Like many other industries, banking embraced online and mobile channels to enable customers to take control of when, where and how they interact with their banks. 

However, the proliferation of online and mobile channels has presented significant technology challenges. For decades, the industry has focused on lowering the cost per transaction –  but to be competitive in today’s economy, banks need to move from a transaction-centric business model to a customer-centric model.  This requires the examination of business processes, applications, and data silos across the institution to remove redundancy and improve time to market, and therefore time to business value. The real key to growth lies is in unlocking the power of data in a way that differentiates the customer experience. This can be accomplished by applying new business insights to the delivery of world-class customer service and to identifying the opportunity to deliver innovative products and services at scale, seamlessly across channels, tailored to the specific needs and wants of the target customer audiences. 

Take a look at this example on how an integrated technology solution for the banking industry is supporting new customer experiences while optimizing back-end banking operations. 

While there is a bright future for online and mobile sales, legacy IT systems and complex organizational barriers are preventing banks from maximizing the potential of these channels. Operational errors, lapses in internal controls, manual handoffs, continual workarounds and reprocessing efforts amount to billions of dollars in missed opportunity and operational overhead for the banking industry. These hefty operational expenses add to an already high cost of maintaining fragmented legacy IT systems.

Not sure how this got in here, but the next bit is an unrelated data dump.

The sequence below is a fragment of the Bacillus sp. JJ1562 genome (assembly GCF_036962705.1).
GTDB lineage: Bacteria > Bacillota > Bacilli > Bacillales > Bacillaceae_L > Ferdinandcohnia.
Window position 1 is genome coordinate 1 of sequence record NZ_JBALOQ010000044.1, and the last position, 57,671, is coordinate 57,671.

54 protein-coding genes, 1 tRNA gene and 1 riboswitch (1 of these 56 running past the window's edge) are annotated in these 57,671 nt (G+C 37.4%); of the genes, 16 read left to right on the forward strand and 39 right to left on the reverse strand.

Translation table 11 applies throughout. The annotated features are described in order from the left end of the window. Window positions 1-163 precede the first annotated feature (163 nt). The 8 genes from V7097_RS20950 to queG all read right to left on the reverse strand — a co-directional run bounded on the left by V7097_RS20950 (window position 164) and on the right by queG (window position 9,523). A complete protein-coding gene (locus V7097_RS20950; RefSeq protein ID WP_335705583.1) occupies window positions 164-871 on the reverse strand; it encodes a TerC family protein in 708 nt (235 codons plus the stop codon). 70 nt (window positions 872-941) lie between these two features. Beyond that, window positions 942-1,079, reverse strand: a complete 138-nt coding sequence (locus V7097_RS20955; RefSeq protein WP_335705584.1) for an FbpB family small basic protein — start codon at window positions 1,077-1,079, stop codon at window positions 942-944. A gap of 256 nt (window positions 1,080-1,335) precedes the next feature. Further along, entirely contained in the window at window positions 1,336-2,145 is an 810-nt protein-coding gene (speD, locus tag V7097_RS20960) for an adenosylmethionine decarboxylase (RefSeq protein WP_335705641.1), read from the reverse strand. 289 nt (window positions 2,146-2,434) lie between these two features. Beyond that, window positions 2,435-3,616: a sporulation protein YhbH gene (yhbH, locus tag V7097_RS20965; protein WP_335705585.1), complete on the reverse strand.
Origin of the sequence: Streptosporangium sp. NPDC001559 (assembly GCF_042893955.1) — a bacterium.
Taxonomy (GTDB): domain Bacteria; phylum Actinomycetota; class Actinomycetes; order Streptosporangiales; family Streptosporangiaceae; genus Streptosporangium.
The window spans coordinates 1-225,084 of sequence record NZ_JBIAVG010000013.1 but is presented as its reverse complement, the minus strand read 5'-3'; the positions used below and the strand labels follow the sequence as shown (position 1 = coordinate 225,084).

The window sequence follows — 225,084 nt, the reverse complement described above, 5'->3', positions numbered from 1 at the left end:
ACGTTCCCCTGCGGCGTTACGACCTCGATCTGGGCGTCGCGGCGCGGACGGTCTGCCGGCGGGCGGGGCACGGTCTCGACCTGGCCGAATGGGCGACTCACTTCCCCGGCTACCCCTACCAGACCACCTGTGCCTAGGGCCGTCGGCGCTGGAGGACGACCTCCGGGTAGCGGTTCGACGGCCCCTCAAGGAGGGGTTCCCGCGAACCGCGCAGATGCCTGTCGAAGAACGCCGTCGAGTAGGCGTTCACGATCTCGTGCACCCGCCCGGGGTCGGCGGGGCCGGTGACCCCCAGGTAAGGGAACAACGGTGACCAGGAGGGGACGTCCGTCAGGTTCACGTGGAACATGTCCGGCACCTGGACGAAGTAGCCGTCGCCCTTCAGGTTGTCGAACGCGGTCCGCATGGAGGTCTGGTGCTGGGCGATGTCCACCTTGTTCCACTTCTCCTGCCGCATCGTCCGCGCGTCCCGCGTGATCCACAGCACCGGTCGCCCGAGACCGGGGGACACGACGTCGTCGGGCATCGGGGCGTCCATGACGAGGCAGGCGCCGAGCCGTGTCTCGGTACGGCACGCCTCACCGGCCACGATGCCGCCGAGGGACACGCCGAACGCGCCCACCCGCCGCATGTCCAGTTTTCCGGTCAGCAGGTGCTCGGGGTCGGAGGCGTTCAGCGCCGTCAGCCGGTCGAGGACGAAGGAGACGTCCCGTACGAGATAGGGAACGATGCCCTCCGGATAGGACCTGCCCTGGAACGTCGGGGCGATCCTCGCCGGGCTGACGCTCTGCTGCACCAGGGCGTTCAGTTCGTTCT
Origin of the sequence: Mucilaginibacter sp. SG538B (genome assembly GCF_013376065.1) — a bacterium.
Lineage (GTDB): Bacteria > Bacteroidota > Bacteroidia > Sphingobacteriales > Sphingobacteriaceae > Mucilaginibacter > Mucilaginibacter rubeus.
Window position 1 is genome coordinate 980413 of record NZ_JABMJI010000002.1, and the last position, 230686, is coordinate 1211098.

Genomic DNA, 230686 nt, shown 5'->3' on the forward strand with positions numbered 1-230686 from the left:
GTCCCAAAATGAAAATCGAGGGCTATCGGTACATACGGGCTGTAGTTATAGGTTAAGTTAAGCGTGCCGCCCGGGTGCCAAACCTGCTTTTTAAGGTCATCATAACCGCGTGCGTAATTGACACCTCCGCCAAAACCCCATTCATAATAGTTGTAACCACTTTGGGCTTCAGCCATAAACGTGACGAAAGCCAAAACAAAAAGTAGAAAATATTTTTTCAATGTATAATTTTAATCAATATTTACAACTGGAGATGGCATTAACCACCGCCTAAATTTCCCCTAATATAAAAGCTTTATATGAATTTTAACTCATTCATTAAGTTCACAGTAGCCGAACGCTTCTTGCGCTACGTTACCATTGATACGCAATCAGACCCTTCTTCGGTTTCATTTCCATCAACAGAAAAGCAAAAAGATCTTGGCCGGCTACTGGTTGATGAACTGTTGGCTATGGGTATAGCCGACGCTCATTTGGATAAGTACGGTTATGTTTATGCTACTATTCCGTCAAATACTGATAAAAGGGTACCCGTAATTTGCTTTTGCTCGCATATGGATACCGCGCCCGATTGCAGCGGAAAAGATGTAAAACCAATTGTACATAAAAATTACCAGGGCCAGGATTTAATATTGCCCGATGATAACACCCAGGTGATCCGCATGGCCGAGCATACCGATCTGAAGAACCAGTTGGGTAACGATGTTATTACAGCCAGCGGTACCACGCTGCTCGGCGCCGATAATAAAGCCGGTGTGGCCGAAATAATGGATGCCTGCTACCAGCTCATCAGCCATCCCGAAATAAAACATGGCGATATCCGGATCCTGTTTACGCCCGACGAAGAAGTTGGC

The new Microsoft Industry Reference Architecture for Banking gives financial institutions the framework to ensure IT meets their strategic goals across channels and various customer needs.  It helps to provide a much needed bridge between the line-of-business objectives and central IT goals within a bank. Management of data and technology is the cornerstone of financial services, and of banking in particular. Financial institutions that can best manage data and systems, orchestrate business processes and transactions, and have the highest level of insight into business operations and customer desires can gain a competitive edge in the industry in terms of product innovation, operational efficiency, and risk management. 

More information is available at www.microsoft.com/mira-b.